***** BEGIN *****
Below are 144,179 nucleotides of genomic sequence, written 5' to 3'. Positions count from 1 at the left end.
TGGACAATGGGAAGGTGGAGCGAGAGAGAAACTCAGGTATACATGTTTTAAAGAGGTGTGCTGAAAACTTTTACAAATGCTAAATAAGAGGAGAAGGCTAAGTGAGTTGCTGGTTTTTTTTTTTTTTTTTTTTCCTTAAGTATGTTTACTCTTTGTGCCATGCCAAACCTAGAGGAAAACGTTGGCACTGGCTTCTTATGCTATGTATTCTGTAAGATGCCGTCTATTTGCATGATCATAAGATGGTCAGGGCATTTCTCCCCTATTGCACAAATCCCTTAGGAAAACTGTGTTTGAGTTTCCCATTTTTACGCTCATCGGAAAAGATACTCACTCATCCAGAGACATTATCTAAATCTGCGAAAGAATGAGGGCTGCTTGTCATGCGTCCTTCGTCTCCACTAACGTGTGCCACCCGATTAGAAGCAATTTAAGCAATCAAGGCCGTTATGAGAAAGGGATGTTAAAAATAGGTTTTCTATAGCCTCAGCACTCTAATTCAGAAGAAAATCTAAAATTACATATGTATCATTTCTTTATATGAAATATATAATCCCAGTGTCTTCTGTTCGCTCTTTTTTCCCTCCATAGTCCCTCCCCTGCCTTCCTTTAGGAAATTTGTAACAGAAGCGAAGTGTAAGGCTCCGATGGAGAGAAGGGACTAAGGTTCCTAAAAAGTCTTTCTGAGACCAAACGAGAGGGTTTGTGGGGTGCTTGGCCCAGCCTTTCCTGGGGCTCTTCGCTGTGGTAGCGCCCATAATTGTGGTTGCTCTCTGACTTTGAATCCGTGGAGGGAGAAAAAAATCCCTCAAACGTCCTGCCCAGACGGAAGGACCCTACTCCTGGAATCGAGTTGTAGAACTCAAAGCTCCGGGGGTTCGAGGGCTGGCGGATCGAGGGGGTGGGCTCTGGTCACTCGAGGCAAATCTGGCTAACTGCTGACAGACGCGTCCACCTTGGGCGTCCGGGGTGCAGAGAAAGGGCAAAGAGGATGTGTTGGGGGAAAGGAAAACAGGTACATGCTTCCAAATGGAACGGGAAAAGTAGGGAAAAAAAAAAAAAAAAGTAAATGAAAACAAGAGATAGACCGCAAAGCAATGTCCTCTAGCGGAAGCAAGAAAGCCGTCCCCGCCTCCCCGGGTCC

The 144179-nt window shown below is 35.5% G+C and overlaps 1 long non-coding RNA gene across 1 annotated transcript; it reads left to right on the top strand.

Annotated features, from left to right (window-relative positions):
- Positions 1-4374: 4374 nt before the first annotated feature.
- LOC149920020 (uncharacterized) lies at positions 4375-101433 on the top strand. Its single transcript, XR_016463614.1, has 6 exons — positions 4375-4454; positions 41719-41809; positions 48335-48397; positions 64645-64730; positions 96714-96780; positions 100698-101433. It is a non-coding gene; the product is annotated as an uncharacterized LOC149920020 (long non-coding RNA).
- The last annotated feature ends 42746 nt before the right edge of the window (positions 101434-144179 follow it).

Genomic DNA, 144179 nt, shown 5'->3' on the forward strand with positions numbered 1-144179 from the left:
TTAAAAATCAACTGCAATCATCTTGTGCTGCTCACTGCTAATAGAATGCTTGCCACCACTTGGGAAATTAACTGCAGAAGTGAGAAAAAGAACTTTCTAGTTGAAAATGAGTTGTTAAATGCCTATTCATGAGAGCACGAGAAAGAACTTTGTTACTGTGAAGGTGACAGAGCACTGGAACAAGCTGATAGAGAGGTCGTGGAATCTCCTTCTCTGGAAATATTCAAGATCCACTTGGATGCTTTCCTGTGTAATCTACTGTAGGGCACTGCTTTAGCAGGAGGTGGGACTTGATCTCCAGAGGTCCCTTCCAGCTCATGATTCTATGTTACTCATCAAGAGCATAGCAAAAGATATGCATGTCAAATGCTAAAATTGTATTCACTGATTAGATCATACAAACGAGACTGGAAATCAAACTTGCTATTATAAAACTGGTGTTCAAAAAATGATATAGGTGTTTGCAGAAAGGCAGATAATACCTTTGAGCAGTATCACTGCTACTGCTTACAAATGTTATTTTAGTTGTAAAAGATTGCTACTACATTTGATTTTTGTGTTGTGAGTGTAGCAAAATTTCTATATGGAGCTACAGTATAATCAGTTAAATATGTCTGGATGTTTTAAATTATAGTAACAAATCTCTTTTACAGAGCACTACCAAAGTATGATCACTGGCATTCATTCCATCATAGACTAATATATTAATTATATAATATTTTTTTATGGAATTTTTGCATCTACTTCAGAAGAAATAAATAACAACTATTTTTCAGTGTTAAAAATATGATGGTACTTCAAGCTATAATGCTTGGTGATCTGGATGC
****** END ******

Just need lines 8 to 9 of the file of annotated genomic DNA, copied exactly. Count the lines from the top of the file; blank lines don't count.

Genomic DNA, 144179 nt, shown 5'->3' on the forward strand with positions numbered 1-144179 from the left:
TTAAAAATCAACTGCAATCATCTTGTGCTGCTCACTGCTAATAGAATGCTTGCCACCACTTGGGAAATTAACTGCAGAAGTGAGAAAAAGAACTTTCTAGTTGAAAATGAGTTGTTAAATGCCTATTCATGAGAGCACGAGAAAGAACTTTGTTACTGTGAAGGTGACAGAGCACTGGAACAAGCTGATAGAGAGGTCGTGGAATCTCCTTCTCTGGAAATATTCAAGATCCACTTGGATGCTTTCCTGTGTAATCTACTGTAGGGCACTGCTTTAGCAGGAGGTGGGACTTGATCTCCAGAGGTCCCTTCCAGCTCATGATTCTATGTTACTCATCAAGAGCATAGCAAAAGATATGCATGTCAAATGCTAAAATTGTATTCACTGATTAGATCATACAAACGAGACTGGAAATCAAACTTGCTATTATAAAACTGGTGTTCAAAAAATGATATAGGTGTTTGCAGAAAGGCAGATAATACCTTTGAGCAGTATCACTGCTACTGCTTACAAATGTTATTTTAGTTGTAAAAGATTGCTACTACATTTGATTTTTGTGTTGTGAGTGTAGCAAAATTTCTATATGGAGCTACAGTATAATCAGTTAAATATGTCTGGATGTTTTAAATTATAGTAACAAATCTCTTTTACAGAGCACTACCAAAGTATGATCACTGGCATTCATTCCATCATAGACTAATATATTAATTATATAATATTTTTTTATGGAATTTTTGCATCTACTTCAGAAGAAATAAATAACAACTATTTTTCAGTGTTAAAAATATGATGGTACTTCAAGCTATAATGCTTGGTGATCTGGATGC